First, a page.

Worrying EPC Landlord Attitude

Worrying EPC Landlord Attitude

When recently questioned in a Green Building Renewables survey about EPCs and how prepared Landlords are:

63% said they plan to sell properties rather than invest in energy-efficient measures like insulation, heat pumps and solar. In London, the number rose to 75% landlords and 62% landlords said the new regulations had made them consider whether it was worth keeping their properties.

Rightmove research for their Greener Homes Report also backs that claim and finds 40% of landlords with one property, currently say they are more likely to sell than make improvements.

Chris Delaney, Managing Director noted:

“The fact that such a high percentage of landlords would rather sell their energy-inefficient properties than improve them with technologies like solar panels and heat pumps raises some significant questions for the government and policymakers.”

Further – Less than half of landlords feel fully prepared for the EPC changes and 69% say they will have to spend at least £5k on upgrading each property with a similar number at 68%, concerned about how to finance it.

A staggering 80% were aware of the potential impact solar installation could have on their property’s EPC rating, but only 43% said they felt fully prepared for the changes.

Mr Delaney continued:

“80% of the buildings that exist today will exist in 2050; as a nation, we have a serious responsibility to transform our buildings and make them more energy efficient, and residential landlords have a critical role to play in this transition.”

Johan Svanstrom, Rightmove Chief Executive, said: “In the residential sector there are significant challenges to achieve greener homes at an adequate speed, not only the cost barriers to retrofit, but also a lack of knowledge on what’s best to do to a home and what it will yield.”

Tim Bannister, Rightmove’s Director of Property Science, added: “It’s clear that the current incentives aren’t yet big enough to make people sit up and take notice, and even the incentives that do exist aren’t easy to find out about.”

Irrespective of the numbers surveyed, these surveys highlight a very worrying position – despite the government pushing hard to lessen the carbon emissions of property, little progress is being made. It was obvious from the start that this was a massive challenge, not only financially but viably as well for many people, especially at a time of higher interest rates, falling house prices and a high cost of living.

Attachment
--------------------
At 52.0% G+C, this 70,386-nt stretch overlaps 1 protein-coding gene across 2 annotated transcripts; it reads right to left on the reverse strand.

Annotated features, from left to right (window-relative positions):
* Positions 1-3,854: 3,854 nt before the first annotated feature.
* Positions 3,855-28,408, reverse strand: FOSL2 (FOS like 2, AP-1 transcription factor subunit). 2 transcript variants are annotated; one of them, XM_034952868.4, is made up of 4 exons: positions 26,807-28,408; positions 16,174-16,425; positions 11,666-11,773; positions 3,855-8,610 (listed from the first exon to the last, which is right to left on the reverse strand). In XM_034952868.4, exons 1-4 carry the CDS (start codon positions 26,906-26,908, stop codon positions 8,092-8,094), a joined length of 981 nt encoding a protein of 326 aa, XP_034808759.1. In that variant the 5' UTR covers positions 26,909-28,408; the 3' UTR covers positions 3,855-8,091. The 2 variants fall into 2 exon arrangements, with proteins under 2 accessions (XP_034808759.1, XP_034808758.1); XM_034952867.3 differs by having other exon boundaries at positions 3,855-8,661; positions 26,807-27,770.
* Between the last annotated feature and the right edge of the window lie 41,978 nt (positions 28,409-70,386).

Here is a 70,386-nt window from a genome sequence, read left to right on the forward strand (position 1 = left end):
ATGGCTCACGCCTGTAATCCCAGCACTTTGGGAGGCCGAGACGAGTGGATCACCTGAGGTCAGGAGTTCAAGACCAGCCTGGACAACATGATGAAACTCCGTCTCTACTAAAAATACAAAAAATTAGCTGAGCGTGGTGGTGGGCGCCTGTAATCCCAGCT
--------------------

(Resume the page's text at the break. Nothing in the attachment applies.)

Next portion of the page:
Without the proper education, incentives and easy accessibility to them, there really is very little public desire to spend money on a more complicated system in solar and a less efficient system in air and ground source heat pumps when they are still in their infancy and having to improve all of the time. People will wait until they become less expensive, more reliable and their properties can be insulated well enough to make the whole system properly efficient.

If the Government is serious about this policy, they need to re-think about its delivery to the marketplace, because it will only work if the public are on board with it! It appears, from comments by Mr Gove, that there is a timescale re-think for EPC`s as it has become very apparent that not enough landlords nor homeowners are prepared to borrow or spend the significant amount of money required to do the insulation upgrades needed.

Mr Gove told Times Radio: “There are proposals to decarbonise our existing housing stock, which I think are the right direction to go. But the costs which some of those changes may impose on homeowners, and indeed landlords, I think at this point in time we do need to be careful about.” Earlier this week, he said that the Government should “relax the pace” landlords are being forced to comply with EPC rules.

When it came to gas boilers, he said the Government should “ease off”, and give property owners longer to switch away from gas heating. The current target is for no gas boilers to be installed in new homes by 2025, and for the phasing out of boilers altogether to begin in 2033. He went on to say: “It is certainly the case that phasing out gas boilers and at the moment moving towards heat pumps does impose costs,” and that he was “looking at how we can mitigate the impact on individuals”.

With such a large housing stock of older properties, particularly terraced houses in this country; change is needed but it must be done in a realistic, cost effective manner that shows dividends for the owners. Particularly, in relation to landlords, the Government has to understand that the scarcity in supply will only get worse if these changes are rushed through as has happened to date!

Institutional and large investors are increasing but still around 75% of the PRS is made up of small landlords with one or two properties bought as part of a pension, quite often years ago. To ignore 40% and upwards of the majority portion of landlords would be a grave error of judgement with an election looming and housing taking “centre stage” in it!


“The days of building energy inefficient homes is already over and we need to get to the point when running an energy inefficient home is a thing of the past.